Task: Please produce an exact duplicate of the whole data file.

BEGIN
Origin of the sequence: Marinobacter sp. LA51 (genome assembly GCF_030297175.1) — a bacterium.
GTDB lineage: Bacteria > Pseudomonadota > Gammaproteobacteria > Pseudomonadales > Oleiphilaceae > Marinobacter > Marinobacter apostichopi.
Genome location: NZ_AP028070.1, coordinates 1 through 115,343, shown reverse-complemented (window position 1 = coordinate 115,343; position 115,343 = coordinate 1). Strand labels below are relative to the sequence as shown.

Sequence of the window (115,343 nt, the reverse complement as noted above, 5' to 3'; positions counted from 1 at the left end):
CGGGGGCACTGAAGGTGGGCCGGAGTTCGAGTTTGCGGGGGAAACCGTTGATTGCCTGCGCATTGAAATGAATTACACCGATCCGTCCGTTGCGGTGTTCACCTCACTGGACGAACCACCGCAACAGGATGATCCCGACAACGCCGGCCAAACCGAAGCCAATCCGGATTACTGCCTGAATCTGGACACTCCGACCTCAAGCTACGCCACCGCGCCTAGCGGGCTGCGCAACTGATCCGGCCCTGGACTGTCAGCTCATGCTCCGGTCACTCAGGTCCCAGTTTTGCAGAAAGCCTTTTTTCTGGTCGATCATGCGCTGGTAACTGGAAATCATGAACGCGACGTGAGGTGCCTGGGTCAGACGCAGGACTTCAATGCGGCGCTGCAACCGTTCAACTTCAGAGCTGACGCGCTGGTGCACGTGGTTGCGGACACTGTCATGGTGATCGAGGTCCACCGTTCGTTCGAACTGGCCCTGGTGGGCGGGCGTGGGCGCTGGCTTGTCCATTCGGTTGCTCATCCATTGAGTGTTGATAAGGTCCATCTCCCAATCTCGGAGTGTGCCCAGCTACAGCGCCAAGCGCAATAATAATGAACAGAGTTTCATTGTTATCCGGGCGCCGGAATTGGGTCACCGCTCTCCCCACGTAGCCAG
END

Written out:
Origin of the sequence: Marinobacter sp. LA51 (genome assembly GCF_030297175.1) — a bacterium.
GTDB lineage: Bacteria > Pseudomonadota > Gammaproteobacteria > Pseudomonadales > Oleiphilaceae > Marinobacter > Marinobacter apostichopi.
Genome location: NZ_AP028070.1, coordinates 1 through 115,343, shown reverse-complemented (window position 1 = coordinate 115,343; position 115,343 = coordinate 1). Strand labels below are relative to the sequence as shown.

Sequence of the window (115,343 nt, the reverse complement as noted above, 5' to 3'; positions counted from 1 at the left end):
CGGGGGCACTGAAGGTGGGCCGGAGTTCGAGTTTGCGGGGGAAACCGTTGATTGCCTGCGCATTGAAATGAATTACACCGATCCGTCCGTTGCGGTGTTCACCTCACTGGACGAACCACCGCAACAGGATGATCCCGACAACGCCGGCCAAACCGAAGCCAATCCGGATTACTGCCTGAATCTGGACACTCCGACCTCAAGCTACGCCACCGCGCCTAGCGGGCTGCGCAACTGATCCGGCCCTGGACTGTCAGCTCATGCTCCGGTCACTCAGGTCCCAGTTTTGCAGAAAGCCTTTTTTCTGGTCGATCATGCGCTGGTAACTGGAAATCATGAACGCGACGTGAGGTGCCTGGGTCAGACGCAGGACTTCAATGCGGCGCTGCAACCGTTCAACTTCAGAGCTGACGCGCTGGTGCACGTGGTTGCGGACACTGTCATGGTGATCGAGGTCCACCGTTCGTTCGAACTGGCCCTGGTGGGCGGGCGTGGGCGCTGGCTTGTCCATTCGGTTGCTCATCCATTGAGTGTTGATAAGGTCCATCTCCCAATCTCGGAGTGTGCCCAGCTACAGCGCCAAGCGCAATAATAATGAACAGAGTTTCATTGTTATCCGGGCGCCGGAATTGGGTCACCGCTCTCCCCACGTAGCCAG